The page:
Lesson 5: Stocktake and Reporting

Taking stock

It's now time to take a look around at your immediate surroundings and see exactly what your business contains. It's time to dig through every shelf, look behind every cabinet and scroll through all your desktop folders and determine the entire length and width of your business. Otherwise known as a stocktake! 

Note: if your business is way too young to even be thinking about doing a stocktake, just keep this lesson in your back pocket for later.

Doing a yearly stocktake

You’re required to do a stocktake as close as possible to the end of each income year. But if you're smart and precise, this won't be as overwhelming as you may think.

Every business needs to account for the total value of their trading stock. And then do the same for the start of the next financial year. They're called 'closing stock' and 'opening stock'. 

Your trading stock is anything your business produces, acquires or manufactures for the purposes of manufacturing, selling or exchanging.

This also includes any trading stock you use for private purposes. If you take an item of your business's trading stock for your private use, you need to account for it as if you had sold it and include the value of the item in your business's assessable income.

Plan the stocktake

You can't just do this sort of thing on a whim. It will require planning. This means doing the stocktake outside of business hours or even closing your business for a while.

Distractions are your enemy! 

Shut out the world and focus on what's needed. this might seem like overkill, but consider reducing the use of mobiles, phones or music. Less chance of errors!

If you have employees helping you, make sure they know what needs to happen and where the stock, even off-site inventory, is located. Also, coffee and pizza might be good for them too.

Be prepared to double-check everything so you can be 100% positive of the result when it's all over. This includes returned items, reserved inventory and taking into account any missing items. Be sure to track down explanations for these exceptions because they're part of this process.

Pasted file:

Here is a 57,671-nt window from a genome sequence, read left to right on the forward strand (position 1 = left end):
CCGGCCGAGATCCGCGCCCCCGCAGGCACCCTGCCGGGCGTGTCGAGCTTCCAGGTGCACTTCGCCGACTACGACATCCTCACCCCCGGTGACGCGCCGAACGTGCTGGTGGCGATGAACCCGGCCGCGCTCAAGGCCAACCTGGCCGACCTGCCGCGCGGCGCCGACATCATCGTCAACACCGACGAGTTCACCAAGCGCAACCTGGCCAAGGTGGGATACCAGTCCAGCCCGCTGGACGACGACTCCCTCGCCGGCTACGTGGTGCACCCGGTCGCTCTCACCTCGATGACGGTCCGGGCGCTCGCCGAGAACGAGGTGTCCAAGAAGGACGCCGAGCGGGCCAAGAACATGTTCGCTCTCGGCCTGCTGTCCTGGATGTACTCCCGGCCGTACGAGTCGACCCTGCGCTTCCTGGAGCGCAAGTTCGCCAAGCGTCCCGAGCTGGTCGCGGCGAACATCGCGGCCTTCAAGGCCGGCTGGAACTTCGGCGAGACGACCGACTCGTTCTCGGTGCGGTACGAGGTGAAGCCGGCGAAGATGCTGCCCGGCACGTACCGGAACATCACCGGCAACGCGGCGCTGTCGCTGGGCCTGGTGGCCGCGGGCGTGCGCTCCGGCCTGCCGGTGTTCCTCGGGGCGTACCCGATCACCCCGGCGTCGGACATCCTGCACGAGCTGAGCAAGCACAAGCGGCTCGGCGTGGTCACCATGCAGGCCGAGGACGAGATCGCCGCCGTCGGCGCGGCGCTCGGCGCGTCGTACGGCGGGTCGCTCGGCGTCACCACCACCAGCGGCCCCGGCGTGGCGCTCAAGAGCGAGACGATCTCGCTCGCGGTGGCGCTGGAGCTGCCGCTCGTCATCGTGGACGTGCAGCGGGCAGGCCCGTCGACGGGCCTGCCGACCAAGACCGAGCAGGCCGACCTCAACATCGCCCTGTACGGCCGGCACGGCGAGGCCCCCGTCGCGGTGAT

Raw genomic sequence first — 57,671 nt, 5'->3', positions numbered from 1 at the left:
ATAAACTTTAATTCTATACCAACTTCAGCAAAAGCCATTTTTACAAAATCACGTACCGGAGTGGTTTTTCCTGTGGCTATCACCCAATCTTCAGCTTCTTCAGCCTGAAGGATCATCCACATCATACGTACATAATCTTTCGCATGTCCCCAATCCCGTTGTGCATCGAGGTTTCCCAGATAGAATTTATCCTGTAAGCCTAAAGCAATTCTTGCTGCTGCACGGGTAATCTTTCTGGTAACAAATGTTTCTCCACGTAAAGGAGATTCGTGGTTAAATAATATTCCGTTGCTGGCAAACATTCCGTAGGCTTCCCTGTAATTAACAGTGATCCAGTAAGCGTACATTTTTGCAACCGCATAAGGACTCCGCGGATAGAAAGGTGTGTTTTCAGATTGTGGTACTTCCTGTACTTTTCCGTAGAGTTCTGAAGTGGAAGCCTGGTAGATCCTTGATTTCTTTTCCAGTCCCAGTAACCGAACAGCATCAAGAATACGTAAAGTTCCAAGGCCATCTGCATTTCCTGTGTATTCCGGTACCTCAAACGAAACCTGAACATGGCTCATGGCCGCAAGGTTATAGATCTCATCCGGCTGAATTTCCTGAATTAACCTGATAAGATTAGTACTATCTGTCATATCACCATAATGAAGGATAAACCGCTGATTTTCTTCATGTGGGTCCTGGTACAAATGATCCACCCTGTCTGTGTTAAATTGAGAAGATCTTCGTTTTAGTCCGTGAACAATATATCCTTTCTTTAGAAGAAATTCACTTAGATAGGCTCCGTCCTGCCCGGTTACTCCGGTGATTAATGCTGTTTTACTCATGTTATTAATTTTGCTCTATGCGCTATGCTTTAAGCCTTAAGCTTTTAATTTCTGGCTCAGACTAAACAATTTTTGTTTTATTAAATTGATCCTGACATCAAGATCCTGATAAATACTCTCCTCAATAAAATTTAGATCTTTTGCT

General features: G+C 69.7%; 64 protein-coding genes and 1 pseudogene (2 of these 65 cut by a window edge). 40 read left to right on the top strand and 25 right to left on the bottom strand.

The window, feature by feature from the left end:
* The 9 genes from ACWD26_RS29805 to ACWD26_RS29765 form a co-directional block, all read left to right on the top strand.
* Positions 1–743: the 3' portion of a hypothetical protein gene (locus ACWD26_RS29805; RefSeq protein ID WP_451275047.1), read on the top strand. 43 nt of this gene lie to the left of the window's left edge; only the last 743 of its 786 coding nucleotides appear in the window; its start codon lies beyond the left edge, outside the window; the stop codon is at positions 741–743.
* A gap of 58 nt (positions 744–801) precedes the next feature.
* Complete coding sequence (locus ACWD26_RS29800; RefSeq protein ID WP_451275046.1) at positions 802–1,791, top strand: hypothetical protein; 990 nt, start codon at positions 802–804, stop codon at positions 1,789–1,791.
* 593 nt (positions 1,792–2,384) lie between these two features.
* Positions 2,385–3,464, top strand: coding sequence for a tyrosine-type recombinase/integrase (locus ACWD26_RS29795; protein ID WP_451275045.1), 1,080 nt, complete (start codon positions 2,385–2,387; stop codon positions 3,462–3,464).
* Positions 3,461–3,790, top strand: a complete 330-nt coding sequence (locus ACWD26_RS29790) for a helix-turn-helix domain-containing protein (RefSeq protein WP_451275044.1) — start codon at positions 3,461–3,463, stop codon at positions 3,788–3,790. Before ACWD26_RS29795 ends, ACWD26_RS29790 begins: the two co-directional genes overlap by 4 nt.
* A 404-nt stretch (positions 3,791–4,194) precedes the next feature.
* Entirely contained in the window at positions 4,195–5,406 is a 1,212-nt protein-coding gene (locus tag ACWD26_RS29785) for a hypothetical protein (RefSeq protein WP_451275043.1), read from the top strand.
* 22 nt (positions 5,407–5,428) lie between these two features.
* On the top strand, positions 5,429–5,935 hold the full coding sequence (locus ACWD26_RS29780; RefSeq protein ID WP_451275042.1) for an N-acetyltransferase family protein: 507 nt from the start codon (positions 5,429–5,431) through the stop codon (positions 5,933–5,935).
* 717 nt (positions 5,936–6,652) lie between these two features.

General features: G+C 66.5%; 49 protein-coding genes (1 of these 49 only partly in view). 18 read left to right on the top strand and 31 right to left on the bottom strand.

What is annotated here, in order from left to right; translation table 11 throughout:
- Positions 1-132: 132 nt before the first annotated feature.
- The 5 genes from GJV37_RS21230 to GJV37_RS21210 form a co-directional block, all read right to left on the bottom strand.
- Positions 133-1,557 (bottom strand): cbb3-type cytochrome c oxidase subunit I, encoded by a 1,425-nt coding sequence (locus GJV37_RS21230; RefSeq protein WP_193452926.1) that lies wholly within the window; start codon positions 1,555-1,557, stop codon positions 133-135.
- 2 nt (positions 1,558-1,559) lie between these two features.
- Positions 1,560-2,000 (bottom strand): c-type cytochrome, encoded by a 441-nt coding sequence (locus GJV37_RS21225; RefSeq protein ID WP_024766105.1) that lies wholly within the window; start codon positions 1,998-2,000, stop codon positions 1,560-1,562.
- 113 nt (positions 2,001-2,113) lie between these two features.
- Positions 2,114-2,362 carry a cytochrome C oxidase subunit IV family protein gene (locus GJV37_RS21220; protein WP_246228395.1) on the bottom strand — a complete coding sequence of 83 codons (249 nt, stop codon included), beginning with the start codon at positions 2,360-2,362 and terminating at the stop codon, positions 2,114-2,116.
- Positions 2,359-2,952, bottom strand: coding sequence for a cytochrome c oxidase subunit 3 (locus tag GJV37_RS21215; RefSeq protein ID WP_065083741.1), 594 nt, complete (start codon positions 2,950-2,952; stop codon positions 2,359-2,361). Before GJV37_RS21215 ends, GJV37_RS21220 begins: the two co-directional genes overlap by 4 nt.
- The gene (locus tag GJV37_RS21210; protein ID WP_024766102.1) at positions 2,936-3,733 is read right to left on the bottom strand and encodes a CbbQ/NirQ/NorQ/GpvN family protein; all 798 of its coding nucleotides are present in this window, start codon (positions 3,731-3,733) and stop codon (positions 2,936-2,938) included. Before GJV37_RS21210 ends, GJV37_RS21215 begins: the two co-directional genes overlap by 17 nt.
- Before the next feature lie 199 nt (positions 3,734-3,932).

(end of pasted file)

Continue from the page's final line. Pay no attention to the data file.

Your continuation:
On the day, just be aware of some costs that may be incurred like accidental stock damage, extra employees and the possible loss of income that comes with doing a stocktake in the first place. Account for these possibilities and you'll have less surprises when the time comes.

Advantages of a stocktake

A stocktake is designed for you to meet tax obligations obviously, but there are tons of other benefits. Once complete, it will naturally give you a better understanding of your stock levels.

On top of that, you can identify what inventory you'll need to buy in the near future and provides a good opportunity to review your pricing strategy. 

It's also a good way to detect any gaps in your stock, either through over-supply or (hopefully not) theft.

Reporting on profit and loss

Profit and Loss Statements show the income and expenses for your business over a particular period, which can be anywhere from 24 hours to a full calendar year.

Calculating your profit (or your loss) is simple: it's your income minus your expenses. You'll need to analyse those income and expenses to see if they've categorised as such and if the corresponding amounts make sense to you.

If you're clear on what precisely should be part of your Profit and Loss Statement, then any gaps or weird items will be more easily spotted.

If this happens, it might a good idea to get some help from your accountant or bookkeeper to see what a second pair of expert eyes can see. The same goes for any expenses that you're sure happened but for some reason don't show on the statement. Get them to check those too. 

If you're wondering what items get allocated to a Profit and Loss Statement by mistake, here are the most common.

DEPOSITS PAYMENTS
Loan funds received
Owner’s personal expenses
Tax refunds received Loan repayments
BAS refunds received Tax payments
Sale of assets BAS payments
Capital introduced into the business by its owners Superannuation payments that have already been processed via payroll
  Purchase of assets that need to be depreciated

Is your business healthy?

What a journey we've been on! You've completed the How To Prepare for Tax Time course.

Hopefully, after all of our lessons, you now have a better foundation in place for your business for when EOFY comes. You have a bit more knowledge, you've made some contacts and things that once seemed too scary are now much clearer. More importantly, you should be able to answer the vital question: is your business healthy?

Congratulations and enjoy your EOFY. You deserve it!